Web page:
I'd say PriMagi wouldn't be bad viewing for a six-year-old, but there's kind of a conundrum here: nowadays, magical girl series in the US are treated as niche and rarely receive the dubs that would make them accessible to their intended audience. That is, unless they are advanced enough readers to keep up with subtitles, which is pretty darn advanced. So instead, I'll just say this is for hardcore genre fans, and other adults need not apply.


Richard Eisenbeis
Rating:

To start, I've never seen a Pretty series before—as it is safe to say I am far outside the target young girl demographic. I don't know what the core aspects of the franchise are or how this one differs from the past iterations of the series. So while this isn't exactly a sequel as far as I can tell, I still found myself playing a lot more catch-up than one would expect for a series aimed at kids.

What I gathered is this: in a world very much like our own, there is an idol competition. However, it's not exactly your normal singing talent show. Rather, each singer is paired with a mage (who can, of course, transform into a cute animal mascot) that handles all their lighting and effects. They also get fairies from collectible cards that do makeup and wardrobe. So basically, it's a magical singing competition.

The story follows our pair, Myamu and Matsuri. Myamu is a mage who dreams of becoming the best magic user in the world. To do this, she needs to get the spell book associated with the singing competition. The problem is, she must become someone's partner to get it. Enter Matsuri.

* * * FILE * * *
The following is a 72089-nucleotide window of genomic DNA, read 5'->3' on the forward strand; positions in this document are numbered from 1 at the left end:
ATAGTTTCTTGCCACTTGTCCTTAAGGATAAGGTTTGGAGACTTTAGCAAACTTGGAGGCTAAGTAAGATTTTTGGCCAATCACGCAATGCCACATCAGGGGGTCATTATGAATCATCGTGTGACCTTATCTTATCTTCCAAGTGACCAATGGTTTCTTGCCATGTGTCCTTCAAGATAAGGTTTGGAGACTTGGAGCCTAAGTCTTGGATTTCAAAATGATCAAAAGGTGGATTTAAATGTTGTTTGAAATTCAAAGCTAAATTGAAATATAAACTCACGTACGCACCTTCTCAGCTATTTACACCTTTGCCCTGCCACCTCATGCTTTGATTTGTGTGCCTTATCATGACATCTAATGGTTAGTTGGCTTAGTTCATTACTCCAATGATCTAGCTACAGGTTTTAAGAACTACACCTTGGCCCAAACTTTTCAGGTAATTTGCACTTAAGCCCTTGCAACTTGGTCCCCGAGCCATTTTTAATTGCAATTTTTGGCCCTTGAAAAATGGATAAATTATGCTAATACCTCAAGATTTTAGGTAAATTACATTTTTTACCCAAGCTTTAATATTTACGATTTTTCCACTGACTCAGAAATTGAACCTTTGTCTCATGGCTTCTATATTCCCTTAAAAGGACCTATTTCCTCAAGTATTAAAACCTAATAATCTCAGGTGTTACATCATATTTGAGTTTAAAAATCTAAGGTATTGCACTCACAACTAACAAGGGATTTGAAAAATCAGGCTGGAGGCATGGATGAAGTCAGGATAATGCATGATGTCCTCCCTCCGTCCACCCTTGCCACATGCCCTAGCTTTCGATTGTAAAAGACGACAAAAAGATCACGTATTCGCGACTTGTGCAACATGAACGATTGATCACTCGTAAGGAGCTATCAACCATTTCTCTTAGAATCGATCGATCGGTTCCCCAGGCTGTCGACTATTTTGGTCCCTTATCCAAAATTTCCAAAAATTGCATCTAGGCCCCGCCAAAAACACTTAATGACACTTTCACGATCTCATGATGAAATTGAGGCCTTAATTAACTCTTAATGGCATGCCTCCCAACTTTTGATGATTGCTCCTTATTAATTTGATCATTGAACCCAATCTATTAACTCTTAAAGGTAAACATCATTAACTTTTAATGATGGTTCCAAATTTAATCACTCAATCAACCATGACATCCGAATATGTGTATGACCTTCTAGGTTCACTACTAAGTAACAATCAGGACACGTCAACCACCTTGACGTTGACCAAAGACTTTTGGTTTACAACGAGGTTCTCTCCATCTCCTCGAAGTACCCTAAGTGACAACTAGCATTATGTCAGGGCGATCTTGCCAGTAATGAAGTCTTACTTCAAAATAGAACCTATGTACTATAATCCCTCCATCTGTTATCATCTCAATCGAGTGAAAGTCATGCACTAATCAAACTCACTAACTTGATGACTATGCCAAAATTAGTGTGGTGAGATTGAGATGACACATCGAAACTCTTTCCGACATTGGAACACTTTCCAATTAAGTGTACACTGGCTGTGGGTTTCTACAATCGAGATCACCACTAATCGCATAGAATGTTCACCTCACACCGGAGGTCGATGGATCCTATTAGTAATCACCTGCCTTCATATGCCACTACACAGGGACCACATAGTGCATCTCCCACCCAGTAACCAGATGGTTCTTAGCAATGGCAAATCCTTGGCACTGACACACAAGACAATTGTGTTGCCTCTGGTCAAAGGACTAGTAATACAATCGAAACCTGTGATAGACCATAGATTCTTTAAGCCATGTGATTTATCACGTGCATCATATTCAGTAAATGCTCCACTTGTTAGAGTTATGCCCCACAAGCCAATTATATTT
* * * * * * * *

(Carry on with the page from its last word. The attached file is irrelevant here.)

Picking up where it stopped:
Matsuri is the audience proxy—the girl who watches idols on TV and dreams of becoming one. However, unlike Myamu who knows exactly what she wants in life and isn't afraid to tell the world, Matsuri is much more unsure and reserved. She has a dream but can't really put it into words. More than that, she's afraid to even give it a try out of a fear of failure. Honestly, this is a dilemma everyone faces—not just little girls.

Thus, the episode's moral is to believe in your dreams no matter what everyone else thinks. If you don't go after them you'll never accomplish them. It's a fantastic moral—especially when Matsuri decides that her dream is basically to become the best version of herself she can be. To her, that means becoming fulfilled as an idol but for the rest of us, it encourages us to go after whatever makes us happier, more fulfilled people.

Myamu also gets a little moral lesson this episode. She is so caught up in attaining her dream that she sees little else. This causes her to ignore other people's personal boundaries, steamrolling over them to get her way. By the time the credits roll, she learns the importance of saying “sorry” and “thanks”—a lesson I feel that more than a few adults still need to learn.

All in all, while I doubt I'll watch any more of this series, if I had children, I wouldn't feel bad having them watch it. Nor would I say I would be bored watching it with them. It's got a good moral core and delivers its lessons in a way a child can understand.